A conversation takes a dialog and adds an element of intimacy or familiarity to the discourse. We have conversations with friends and loved ones. We can use vernacular and turns of phrase that are uniquely understood by the participants. A conversation requires and reveals a true relationship between the speakers. Often a conversation exists in a much looser framework of sharing with each other and caring about each other. Conversations often happen for their own sake, with little or no quid pro quo involved.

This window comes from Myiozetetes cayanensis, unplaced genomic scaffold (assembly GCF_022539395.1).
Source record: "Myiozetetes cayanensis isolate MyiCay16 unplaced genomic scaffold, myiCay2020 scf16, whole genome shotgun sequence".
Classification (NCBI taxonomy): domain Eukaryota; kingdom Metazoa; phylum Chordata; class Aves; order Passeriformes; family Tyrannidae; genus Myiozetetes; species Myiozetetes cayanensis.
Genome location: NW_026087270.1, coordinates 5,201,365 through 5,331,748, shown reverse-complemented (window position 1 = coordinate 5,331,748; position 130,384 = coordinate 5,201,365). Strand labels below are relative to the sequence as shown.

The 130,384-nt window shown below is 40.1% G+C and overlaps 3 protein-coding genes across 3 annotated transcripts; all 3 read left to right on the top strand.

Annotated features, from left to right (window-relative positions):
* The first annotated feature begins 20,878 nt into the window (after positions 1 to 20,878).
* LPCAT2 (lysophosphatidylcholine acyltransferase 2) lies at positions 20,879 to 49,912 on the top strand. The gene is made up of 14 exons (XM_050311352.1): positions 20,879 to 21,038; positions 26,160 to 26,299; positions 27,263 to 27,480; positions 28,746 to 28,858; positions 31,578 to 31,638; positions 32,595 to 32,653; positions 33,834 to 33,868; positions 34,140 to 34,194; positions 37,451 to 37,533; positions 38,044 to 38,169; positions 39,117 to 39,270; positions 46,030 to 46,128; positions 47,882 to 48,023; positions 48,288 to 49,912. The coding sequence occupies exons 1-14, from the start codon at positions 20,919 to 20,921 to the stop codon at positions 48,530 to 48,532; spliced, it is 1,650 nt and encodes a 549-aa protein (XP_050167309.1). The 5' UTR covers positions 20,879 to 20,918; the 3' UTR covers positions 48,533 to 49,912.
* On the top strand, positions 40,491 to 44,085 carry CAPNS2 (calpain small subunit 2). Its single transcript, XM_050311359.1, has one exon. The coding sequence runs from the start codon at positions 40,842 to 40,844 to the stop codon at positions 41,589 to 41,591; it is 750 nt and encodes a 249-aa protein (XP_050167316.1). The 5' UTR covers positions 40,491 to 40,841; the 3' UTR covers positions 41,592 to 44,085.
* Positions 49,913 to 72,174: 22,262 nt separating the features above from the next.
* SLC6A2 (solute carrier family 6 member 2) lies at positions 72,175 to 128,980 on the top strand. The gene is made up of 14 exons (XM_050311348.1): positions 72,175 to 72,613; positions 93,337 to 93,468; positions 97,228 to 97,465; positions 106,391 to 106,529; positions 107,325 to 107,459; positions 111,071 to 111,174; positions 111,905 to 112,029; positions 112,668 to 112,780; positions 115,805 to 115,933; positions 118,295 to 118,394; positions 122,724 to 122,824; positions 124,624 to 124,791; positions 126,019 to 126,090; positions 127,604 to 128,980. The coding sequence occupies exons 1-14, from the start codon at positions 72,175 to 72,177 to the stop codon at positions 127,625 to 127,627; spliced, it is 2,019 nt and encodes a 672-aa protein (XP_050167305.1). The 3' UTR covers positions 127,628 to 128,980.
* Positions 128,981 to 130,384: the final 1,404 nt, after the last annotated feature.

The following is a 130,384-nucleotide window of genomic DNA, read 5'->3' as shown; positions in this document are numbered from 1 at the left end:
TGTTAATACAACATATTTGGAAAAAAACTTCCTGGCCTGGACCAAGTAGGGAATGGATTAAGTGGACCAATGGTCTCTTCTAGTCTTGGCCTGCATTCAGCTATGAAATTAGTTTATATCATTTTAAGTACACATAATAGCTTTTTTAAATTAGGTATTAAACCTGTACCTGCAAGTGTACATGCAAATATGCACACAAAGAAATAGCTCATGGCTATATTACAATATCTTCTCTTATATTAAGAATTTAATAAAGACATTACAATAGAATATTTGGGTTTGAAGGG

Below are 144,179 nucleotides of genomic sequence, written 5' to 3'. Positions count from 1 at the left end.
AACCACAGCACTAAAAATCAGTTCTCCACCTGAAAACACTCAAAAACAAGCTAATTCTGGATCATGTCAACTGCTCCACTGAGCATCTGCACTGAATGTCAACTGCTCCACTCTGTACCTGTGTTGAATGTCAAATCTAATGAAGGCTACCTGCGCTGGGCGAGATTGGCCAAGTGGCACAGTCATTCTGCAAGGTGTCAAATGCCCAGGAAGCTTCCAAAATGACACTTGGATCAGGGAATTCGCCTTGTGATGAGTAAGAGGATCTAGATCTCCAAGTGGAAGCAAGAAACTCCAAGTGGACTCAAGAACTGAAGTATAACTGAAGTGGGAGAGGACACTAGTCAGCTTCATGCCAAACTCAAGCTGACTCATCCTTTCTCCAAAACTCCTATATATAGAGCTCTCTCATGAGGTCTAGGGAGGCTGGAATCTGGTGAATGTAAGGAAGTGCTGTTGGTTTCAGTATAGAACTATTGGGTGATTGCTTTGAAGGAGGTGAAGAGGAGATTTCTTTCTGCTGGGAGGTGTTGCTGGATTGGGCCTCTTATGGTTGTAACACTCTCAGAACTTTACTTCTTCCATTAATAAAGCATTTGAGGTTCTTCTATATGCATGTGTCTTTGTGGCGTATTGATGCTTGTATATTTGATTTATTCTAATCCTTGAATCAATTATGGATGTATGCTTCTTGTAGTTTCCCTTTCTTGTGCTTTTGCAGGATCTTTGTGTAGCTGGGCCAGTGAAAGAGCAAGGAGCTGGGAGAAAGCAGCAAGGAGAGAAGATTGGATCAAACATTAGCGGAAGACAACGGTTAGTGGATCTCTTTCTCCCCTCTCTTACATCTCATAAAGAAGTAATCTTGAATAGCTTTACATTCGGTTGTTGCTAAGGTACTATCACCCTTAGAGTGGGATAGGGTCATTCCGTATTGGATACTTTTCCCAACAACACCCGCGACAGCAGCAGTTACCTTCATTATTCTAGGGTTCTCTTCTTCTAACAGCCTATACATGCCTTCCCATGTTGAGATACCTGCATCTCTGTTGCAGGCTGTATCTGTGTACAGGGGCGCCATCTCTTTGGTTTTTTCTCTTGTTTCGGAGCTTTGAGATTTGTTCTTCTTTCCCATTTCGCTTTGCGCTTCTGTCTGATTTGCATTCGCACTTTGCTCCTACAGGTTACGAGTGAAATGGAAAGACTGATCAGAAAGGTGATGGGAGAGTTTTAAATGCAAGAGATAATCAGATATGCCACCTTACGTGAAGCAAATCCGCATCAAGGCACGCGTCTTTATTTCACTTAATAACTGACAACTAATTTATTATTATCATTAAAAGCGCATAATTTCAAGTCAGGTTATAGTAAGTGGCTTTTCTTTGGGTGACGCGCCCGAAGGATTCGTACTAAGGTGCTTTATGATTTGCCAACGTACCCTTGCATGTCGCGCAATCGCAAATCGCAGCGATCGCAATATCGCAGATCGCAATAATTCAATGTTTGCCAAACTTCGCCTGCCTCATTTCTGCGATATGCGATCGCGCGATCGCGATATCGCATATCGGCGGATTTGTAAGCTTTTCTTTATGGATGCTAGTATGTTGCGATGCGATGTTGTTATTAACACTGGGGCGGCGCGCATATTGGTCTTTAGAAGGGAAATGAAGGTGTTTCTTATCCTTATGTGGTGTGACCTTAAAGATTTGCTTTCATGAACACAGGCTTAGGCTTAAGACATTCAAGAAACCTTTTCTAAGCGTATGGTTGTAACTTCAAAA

In my experience working with brands and evaluating their efforts online (and those of their competitors) it has become clear to me that most brands that have ventured into the social arenas of Facebook and Twitter are still at the monologue stage with their consumers. They want their consumers to “like them”; to become “friends” or “followers”; yet their style of discourse betrays the fact that they are not ready to commit to friendship. There are some brands that have ventured beyond the audience relationship with their consumers and are attempting to engage in a dialog. You will recognize them because they sometimes actually respond to questions or comments on their Facebook wall, discussions tab or in tweets. There is still a formality to the discourse but at least it is more often a two-way street. Where I believe most brands desire to go, is to the point where they are engaging more in conversations with their consumers than in dialogs. There are brands out there that do this and are doing it well. You can recognize them because they do not just respond to questions or comments, but solicit, start and engage in conversations.  They will make wall posts that are conversation starters and then stay engaged throughout the comment thread. They even occasionally make posts or tweet about things not directly related to or concerning their brand, just because they know their friends will find them interesting or helpful. When you see a Facebook wall or Twitter stream or message board that belongs to this kind of brand you want to become part of the conversation; part of the circle of friends because it really does feel like a community.